UVic Torch -- Spring 2006
Spring 2006,
Volume 27, Number 1

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Richard Flury, BSc ’70
Photo by UVIC PHOTO SERVICES


New scholarships reflect exec’s roots in physics.

AN ALUMNUS WHOSE PHYSICS DEGREE WAS A SPRINGBOARD to prominence in the international oil and gas industry is now lending his support to new generations of science students at the University of Victoria.

Richard Flury, BSc ’70, former chief executive of oil industry giant BP (British Petroleum) has established a $100,000-fund to provide scholarships for university transfer students entering their third year of science studies.

“Richard’s gift is a wonderful vote of confidence in UVic and in the kind of educational experience we’re delivering,” says Dean of Science Tom Pedersen. “We’re deeply grateful.”

Creating scholarships is a fitting reflection of Flury’s own experience as an undergrad when he worked part-time, earned scholarships and relied on student loans on the way to his honours degree. He and his wife Liz also had their first two of three children during that time. Friends say his commitment to hard work and family, firmly founded in education, are his personal trademarks.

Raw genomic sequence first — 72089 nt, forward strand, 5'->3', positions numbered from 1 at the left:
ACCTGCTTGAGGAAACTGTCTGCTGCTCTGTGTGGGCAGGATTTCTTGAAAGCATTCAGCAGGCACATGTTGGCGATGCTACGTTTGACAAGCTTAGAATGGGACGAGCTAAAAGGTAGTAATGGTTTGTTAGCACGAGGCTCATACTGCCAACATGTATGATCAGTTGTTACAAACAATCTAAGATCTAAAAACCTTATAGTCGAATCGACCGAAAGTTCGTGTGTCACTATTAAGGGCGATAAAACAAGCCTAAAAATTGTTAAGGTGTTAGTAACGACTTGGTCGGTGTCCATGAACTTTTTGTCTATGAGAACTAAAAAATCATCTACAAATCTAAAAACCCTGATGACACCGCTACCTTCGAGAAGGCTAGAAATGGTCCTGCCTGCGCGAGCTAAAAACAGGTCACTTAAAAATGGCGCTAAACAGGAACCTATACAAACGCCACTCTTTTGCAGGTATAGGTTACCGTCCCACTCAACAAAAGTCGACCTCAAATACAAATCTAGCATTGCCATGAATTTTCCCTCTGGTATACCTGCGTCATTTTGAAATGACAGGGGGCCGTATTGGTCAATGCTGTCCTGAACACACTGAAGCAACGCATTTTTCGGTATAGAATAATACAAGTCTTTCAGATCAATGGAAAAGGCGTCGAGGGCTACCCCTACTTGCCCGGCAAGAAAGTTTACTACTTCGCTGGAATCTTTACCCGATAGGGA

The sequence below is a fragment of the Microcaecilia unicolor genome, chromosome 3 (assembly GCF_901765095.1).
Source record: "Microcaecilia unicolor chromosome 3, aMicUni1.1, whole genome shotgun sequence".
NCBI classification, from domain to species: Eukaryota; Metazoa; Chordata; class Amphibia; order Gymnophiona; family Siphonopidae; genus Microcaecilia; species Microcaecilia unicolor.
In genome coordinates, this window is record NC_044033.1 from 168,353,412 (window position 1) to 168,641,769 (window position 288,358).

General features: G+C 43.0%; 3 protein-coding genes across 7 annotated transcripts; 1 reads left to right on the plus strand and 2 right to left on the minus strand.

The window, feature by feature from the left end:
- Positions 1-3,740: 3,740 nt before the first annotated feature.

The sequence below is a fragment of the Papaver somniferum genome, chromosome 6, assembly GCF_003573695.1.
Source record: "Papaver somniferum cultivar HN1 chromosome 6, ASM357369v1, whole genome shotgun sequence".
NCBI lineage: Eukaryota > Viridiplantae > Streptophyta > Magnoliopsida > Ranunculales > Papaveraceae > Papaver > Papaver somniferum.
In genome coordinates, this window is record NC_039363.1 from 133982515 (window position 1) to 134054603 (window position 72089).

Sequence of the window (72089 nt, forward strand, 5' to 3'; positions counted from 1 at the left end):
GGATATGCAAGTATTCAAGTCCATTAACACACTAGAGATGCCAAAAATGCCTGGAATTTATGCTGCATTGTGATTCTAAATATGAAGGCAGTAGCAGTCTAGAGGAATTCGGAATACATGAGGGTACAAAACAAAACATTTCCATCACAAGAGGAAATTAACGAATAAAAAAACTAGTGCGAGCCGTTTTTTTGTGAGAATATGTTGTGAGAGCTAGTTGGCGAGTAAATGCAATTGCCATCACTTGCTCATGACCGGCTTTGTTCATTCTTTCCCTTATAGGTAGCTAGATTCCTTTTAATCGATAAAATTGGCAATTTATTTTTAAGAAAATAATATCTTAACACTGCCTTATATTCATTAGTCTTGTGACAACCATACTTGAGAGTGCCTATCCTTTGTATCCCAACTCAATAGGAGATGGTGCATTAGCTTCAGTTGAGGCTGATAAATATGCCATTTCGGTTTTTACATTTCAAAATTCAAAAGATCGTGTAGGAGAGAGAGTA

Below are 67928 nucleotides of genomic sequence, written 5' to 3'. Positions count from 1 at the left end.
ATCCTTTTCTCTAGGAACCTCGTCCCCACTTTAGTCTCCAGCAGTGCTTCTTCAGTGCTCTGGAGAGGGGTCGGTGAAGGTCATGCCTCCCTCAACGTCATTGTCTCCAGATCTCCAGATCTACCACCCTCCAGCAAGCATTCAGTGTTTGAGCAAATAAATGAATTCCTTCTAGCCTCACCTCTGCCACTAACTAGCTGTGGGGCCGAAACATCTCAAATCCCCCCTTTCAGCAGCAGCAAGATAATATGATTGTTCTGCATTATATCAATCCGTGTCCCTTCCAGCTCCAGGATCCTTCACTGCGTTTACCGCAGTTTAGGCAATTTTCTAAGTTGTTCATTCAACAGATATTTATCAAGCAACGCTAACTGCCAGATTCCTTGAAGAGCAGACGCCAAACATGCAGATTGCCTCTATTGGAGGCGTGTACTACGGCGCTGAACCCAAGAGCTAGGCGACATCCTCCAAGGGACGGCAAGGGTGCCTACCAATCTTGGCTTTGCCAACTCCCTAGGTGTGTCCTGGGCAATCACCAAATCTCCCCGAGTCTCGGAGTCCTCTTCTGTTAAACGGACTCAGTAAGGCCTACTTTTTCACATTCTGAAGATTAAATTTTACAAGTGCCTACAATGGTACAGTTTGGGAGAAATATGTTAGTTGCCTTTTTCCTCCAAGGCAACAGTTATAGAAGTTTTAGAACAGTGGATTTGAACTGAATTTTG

His career began in the oil fields of Alberta, as a geophysicist for Amoco. He rose through the ranks, eventually being transferred to the US. In 1996 he was appointed executive vice-president responsible for worldwide exploration and production and more than 15,000 employees in 100 countries. When Amoco merged with BP in 1998 (the largest industrial merger to that point), he moved to London, just one of two Amoco executives retained by BP.               

Recipient of the 2005 Distinguished Alumni Award for Lifetime Achievement, Flury’s rise to the top of international business circles is something few other Canadians have matched. As head of the largest business segment at BP, Flury had responsibility for worldwide gas marketing, trading and renewable businesses.

On the surface, a background in physics may not seem like the most obvious starting point for an ascent to a seat in the boardrooms of massive corporations. But look again. “The value in a physics degree is that it teaches you to solve complex problems,” Flury says. “It teaches you to look at the variables, bring them together and look for alternate solutions. Business problems aren’t really all that different.”

He retired from BP in 2001 and has returned to his hometown of Victoria. He says that coming home has given him a fresh perspective on his UVic education and a career that took him throughout the world—from Brazil to Egypt, from China to Chile. “I’ve had the international experience, I’ve lived all over North America, and it’s helped me appreciate what I had here. I can’t think of any place better.”

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